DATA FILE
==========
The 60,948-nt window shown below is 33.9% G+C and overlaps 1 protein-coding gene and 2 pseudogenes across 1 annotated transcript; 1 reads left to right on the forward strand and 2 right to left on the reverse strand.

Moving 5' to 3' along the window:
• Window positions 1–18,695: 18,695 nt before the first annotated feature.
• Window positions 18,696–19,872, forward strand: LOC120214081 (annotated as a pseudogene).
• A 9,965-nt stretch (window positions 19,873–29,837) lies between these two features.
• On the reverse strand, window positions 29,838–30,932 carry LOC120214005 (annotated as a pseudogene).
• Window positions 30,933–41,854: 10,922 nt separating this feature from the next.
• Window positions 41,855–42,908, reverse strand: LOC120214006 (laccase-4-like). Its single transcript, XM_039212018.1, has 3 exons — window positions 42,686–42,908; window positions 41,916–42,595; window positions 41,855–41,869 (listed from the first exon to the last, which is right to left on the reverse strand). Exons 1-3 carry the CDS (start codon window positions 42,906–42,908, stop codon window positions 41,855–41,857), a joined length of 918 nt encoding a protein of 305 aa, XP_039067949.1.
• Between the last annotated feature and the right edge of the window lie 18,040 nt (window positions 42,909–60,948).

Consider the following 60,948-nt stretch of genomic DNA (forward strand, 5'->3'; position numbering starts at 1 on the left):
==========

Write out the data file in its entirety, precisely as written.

The 60,948-nt window shown below is 33.9% G+C and overlaps 1 protein-coding gene and 2 pseudogenes across 1 annotated transcript; 1 reads left to right on the forward strand and 2 right to left on the reverse strand.

Moving 5' to 3' along the window:
• Window positions 1–18,695: 18,695 nt before the first annotated feature.
• Window positions 18,696–19,872, forward strand: LOC120214081 (annotated as a pseudogene).
• A 9,965-nt stretch (window positions 19,873–29,837) lies between these two features.
• On the reverse strand, window positions 29,838–30,932 carry LOC120214005 (annotated as a pseudogene).
• Window positions 30,933–41,854: 10,922 nt separating this feature from the next.
• Window positions 41,855–42,908, reverse strand: LOC120214006 (laccase-4-like). Its single transcript, XM_039212018.1, has 3 exons — window positions 42,686–42,908; window positions 41,916–42,595; window positions 41,855–41,869 (listed from the first exon to the last, which is right to left on the reverse strand). Exons 1-3 carry the CDS (start codon window positions 42,906–42,908, stop codon window positions 41,855–41,857), a joined length of 918 nt encoding a protein of 305 aa, XP_039067949.1.
• Between the last annotated feature and the right edge of the window lie 18,040 nt (window positions 42,909–60,948).

Consider the following 60,948-nt stretch of genomic DNA (forward strand, 5'->3'; position numbering starts at 1 on the left):